Ad Astra


Four out of four stars

In recent interviews, director James Grey (“The Lost City of Z,” “Little Odessa,” “The Yards”) said he wanted “Ad Astra” to play out like an outer space take on “Heart of Darkness” – the masterpiece novella by Joseph Conrad on which the movie “Apocalypse Now” is based.

In tandem with co-writer Ethan Gross (TV’s “Fringe”), Grey has more than succeeded in his goal by making a science-fiction thriller where every event depicted is not only plausible but probable in humankind’s near future.

Sharing its title with the Latin phrase for “To the Stars,” “Ad Astra” is a sci-fi movie for people who not only love the genre but also those who avoid it like the plague. There is science but with none of the (mostly nonsensical) “inside baseball” jargon littering these types of films which prefer technique, special effects and explosions over masterful storytelling and raw human behavior. Mixing known science with primal and suppressed emotions is the plane where “Ad Astra” finds its groove and never strays.

The movie is highly derivative but in the best possible manner. Before finishing it not only recalls “Apocalypse Now” but also “The Martian, “Moon,” “2001: A Space Odyssey,” “Alien,” “Blade Runner,” “Blade Runner 2049” and “Solaris” among others. You could also toss “Interstellar” and “Gravity” into the mix — although little of what takes place in either of those movies is remotely believable.

After an establishing scene showing astronaut Roy McBride (Brad Pitt) performing a “Wichita Lineman” repair on a sky high antenna, he is approached by some higher-ups to go on a dangerous and covert solo mission. Roy is chosen not only because the job involves him trying to reel in his father Clifford (Tommy Lee Jones) who went rogue years ago, but also due to Roy’s detached and unflappable responses to pressure and danger. Even when falling from the sky his blood pressure barely rises above resting level — and he never gets emotional about anything. That is also major a sticking point in his marriage to Eve (the appropriately barely audible Liv Tyler).

Roy’s superiors believe recent destructive global power outages are due to Clifford (now living on the planet Neptune) and think the familial bond will convince him to return to Earth. Complying more out of duty than desire to reconnect with his father Roy accepts the task and heads to the moon with Pruitt (Donald Sutherland), a friend of Clifford’s since college. It is during this stretch of the story where the filmmakers find their sweetest of sweet spots.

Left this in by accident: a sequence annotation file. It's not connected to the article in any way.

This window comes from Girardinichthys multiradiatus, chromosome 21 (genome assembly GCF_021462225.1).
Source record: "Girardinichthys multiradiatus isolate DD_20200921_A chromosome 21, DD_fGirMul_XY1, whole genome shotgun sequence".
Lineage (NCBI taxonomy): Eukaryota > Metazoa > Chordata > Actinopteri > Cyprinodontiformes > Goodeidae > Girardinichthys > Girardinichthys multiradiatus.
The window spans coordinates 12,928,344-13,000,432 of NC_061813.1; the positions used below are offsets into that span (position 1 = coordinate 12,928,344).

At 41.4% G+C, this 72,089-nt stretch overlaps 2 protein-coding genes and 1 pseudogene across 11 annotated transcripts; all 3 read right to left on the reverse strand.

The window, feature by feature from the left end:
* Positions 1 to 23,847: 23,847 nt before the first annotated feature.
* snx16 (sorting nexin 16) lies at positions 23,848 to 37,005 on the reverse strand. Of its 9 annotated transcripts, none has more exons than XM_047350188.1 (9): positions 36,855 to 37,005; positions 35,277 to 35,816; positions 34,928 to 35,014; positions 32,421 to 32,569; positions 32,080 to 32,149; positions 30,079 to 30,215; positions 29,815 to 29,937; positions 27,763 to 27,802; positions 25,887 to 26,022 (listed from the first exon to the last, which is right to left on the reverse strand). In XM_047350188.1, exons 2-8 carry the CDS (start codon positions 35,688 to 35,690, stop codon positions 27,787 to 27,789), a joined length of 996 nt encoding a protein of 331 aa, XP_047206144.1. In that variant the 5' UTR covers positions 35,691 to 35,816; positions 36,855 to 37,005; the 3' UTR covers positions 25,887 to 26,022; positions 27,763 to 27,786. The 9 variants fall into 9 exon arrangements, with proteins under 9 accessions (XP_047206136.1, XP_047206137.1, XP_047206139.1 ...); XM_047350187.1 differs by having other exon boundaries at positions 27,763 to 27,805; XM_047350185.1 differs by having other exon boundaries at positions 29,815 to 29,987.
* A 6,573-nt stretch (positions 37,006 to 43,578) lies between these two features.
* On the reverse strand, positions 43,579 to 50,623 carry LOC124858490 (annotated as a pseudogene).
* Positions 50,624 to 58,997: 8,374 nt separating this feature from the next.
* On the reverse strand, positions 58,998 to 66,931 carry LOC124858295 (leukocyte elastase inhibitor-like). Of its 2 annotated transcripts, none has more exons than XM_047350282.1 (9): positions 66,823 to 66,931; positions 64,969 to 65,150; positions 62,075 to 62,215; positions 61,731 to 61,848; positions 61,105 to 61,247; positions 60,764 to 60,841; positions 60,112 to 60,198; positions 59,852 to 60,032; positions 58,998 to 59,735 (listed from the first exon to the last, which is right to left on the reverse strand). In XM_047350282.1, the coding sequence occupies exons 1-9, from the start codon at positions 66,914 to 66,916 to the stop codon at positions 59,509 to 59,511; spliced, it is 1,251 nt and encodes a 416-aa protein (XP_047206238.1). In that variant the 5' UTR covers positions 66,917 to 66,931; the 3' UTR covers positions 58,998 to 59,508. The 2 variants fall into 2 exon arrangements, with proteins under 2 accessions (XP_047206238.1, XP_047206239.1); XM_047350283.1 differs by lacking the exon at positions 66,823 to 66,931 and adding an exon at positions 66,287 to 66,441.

Roy and Pruitt fly to the moon “commercial” on Virgin Atlantic Airlines for an undisclosed fare but that doesn’t include any extras, such as the rental of a pillow and a blanket ($225 thank you very much) paid for with a chip implanted in passengers’ wrists. When the men arrive they pass through a food court which includes a “Subway” and other familiar American branded establishments.

It looks like every other such generic location in every airport on the planet. You would think fast food on the moon might be done with more flair, but apparently not. It is subtle cinematic cynicism at its finest and piercing.

When it becomes clear Pruitt won’t be able to finish the mission, Roy proceeds to Mars alone where he is welcomed by an uncredited, gum-smacking Natasha Lyonne who is part Wal-Mart greeter and bureaucratic, Ellis Island rubber stamp office drone. Not long after completing his task, Roy realizes no one he’s interacted with thus far has been on the level and in his own low-key way he decides to rebel.

For the majority of his vastly underrated career, Pitt has been recognized more as a pretty boy “movie star” and prime fodder source for cheap tabloids than bona fide actor. That's in part because he recognizes his limitations and never takes on a role that is beyond his calling. At first blush, the Roy character is a typical Pitt role; understated and stoic, monotone and passive which isn’t as easy as it might seem.

Playing soft as opposed to leaning in to a role is far more difficult than it looks, which makes the transformation of Roy in the third act all the more jarring and impressive. Pitt is already showing up on many short lists for Best Actor Oscar consideration and a win would be fitting and not at all surprising.

Although well respected by his peers and the maker of high quality films, Grey has yet to craft a feature which has translated into awards or even average box office numbers. That will likely change with “Ad Astra.” His efforts here are easily as innovative as those of Oscar-winner Alfonso Cuaron (“Gravity”), Ridley Scott (“Alien,” “Blade Runner,” “The Martian”) and just maybe even Stanley Kubrick (“2001”).

Praise also needs to be lavished on cinematographer Hoyte van Hoytema (“Interstellar,” “Her,” “Dunkirk”) who crafts every frame of the film as if it were a framed still photo. His work on a chase scene on the moon involving Russian pirates (yes, Russian pirates) alone is worthy of Oscar consideration.

Don’t even consider waiting for this movie to come out on video before seeing it. No home theater in existence will remotely do it anything resembling justice. Seek out a venue showing it in Dolby Cinema no matter the cost or how far you need to travel. It will be well worth your time and money spent.